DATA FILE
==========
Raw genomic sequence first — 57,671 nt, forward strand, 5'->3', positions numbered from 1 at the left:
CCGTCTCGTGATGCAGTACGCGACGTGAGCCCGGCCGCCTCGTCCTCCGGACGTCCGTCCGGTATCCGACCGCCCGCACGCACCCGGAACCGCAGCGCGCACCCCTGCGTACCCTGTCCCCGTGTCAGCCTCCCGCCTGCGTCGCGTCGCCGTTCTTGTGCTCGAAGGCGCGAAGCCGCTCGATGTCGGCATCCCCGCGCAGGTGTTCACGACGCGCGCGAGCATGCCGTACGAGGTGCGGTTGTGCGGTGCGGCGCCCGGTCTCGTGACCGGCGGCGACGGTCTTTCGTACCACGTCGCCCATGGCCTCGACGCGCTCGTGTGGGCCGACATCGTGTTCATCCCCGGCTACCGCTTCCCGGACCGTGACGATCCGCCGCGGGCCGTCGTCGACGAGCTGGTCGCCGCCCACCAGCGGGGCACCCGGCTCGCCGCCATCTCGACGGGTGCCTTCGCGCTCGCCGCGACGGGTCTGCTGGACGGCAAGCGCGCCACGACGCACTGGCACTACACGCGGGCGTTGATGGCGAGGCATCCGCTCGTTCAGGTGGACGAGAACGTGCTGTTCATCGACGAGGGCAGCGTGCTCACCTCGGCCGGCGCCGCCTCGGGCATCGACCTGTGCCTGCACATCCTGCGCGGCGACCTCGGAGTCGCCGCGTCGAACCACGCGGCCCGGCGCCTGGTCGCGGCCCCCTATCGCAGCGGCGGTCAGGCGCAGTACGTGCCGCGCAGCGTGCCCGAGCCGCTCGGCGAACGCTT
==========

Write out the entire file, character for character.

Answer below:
Raw genomic sequence first — 57,671 nt, forward strand, 5'->3', positions numbered from 1 at the left:
CCGTCTCGTGATGCAGTACGCGACGTGAGCCCGGCCGCCTCGTCCTCCGGACGTCCGTCCGGTATCCGACCGCCCGCACGCACCCGGAACCGCAGCGCGCACCCCTGCGTACCCTGTCCCCGTGTCAGCCTCCCGCCTGCGTCGCGTCGCCGTTCTTGTGCTCGAAGGCGCGAAGCCGCTCGATGTCGGCATCCCCGCGCAGGTGTTCACGACGCGCGCGAGCATGCCGTACGAGGTGCGGTTGTGCGGTGCGGCGCCCGGTCTCGTGACCGGCGGCGACGGTCTTTCGTACCACGTCGCCCATGGCCTCGACGCGCTCGTGTGGGCCGACATCGTGTTCATCCCCGGCTACCGCTTCCCGGACCGTGACGATCCGCCGCGGGCCGTCGTCGACGAGCTGGTCGCCGCCCACCAGCGGGGCACCCGGCTCGCCGCCATCTCGACGGGTGCCTTCGCGCTCGCCGCGACGGGTCTGCTGGACGGCAAGCGCGCCACGACGCACTGGCACTACACGCGGGCGTTGATGGCGAGGCATCCGCTCGTTCAGGTGGACGAGAACGTGCTGTTCATCGACGAGGGCAGCGTGCTCACCTCGGCCGGCGCCGCCTCGGGCATCGACCTGTGCCTGCACATCCTGCGCGGCGACCTCGGAGTCGCCGCGTCGAACCACGCGGCCCGGCGCCTGGTCGCGGCCCCCTATCGCAGCGGCGGTCAGGCGCAGTACGTGCCGCGCAGCGTGCCCGAGCCGCTCGGCGAACGCTT